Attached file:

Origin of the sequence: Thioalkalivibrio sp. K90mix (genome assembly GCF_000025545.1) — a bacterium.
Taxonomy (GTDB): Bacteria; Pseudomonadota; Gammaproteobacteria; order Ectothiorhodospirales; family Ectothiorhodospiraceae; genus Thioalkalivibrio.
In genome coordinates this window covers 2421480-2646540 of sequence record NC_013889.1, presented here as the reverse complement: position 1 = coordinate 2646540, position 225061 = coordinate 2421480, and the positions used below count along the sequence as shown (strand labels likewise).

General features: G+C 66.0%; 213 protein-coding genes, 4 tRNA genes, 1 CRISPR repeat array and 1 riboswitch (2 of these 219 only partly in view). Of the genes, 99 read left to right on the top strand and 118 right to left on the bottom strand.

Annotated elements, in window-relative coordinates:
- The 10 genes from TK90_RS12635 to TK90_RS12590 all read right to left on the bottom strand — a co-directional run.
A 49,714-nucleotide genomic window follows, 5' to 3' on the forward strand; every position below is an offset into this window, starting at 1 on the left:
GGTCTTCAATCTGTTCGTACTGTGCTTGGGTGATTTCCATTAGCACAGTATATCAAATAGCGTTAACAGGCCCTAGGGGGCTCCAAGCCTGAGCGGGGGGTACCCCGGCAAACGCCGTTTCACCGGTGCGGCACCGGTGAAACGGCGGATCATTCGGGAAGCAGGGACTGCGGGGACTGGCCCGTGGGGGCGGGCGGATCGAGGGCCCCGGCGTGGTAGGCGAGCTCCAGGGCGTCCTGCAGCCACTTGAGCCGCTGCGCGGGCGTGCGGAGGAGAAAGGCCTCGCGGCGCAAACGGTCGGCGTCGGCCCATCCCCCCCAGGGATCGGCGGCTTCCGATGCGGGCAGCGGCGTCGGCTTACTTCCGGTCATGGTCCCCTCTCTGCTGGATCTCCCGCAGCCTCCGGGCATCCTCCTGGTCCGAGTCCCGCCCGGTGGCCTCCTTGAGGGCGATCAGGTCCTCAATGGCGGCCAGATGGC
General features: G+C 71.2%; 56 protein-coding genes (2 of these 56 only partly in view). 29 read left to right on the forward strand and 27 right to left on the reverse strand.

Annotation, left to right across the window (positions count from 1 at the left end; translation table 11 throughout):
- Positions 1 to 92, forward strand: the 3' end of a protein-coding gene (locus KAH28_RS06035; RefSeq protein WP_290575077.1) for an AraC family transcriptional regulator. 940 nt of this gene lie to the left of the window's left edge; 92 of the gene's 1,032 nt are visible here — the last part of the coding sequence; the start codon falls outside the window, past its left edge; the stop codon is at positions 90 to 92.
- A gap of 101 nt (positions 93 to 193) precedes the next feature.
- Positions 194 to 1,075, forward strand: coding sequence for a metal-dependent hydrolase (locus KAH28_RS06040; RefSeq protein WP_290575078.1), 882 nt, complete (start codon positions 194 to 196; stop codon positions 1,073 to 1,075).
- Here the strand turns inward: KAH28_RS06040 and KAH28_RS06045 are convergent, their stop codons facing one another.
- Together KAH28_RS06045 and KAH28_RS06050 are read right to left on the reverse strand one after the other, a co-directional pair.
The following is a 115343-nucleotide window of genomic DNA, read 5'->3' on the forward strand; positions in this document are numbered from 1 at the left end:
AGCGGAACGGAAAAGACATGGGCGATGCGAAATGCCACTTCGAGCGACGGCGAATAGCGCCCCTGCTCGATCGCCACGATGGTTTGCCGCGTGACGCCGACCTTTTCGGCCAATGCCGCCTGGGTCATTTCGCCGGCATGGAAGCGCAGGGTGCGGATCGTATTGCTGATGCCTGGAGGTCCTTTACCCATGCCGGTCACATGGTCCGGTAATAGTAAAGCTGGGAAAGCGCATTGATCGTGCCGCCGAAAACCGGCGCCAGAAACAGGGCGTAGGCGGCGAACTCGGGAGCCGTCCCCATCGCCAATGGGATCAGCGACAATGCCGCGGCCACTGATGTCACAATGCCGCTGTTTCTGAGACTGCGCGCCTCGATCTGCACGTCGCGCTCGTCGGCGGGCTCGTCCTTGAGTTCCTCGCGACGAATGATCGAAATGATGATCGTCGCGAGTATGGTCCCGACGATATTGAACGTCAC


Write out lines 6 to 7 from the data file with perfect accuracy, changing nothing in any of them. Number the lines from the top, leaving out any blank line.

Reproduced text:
- The 10 genes from TK90_RS12635 to TK90_RS12590 all read right to left on the bottom strand — a co-directional run.
A 49,714-nucleotide genomic window follows, 5' to 3' on the forward strand; every position below is an offset into this window, starting at 1 on the left: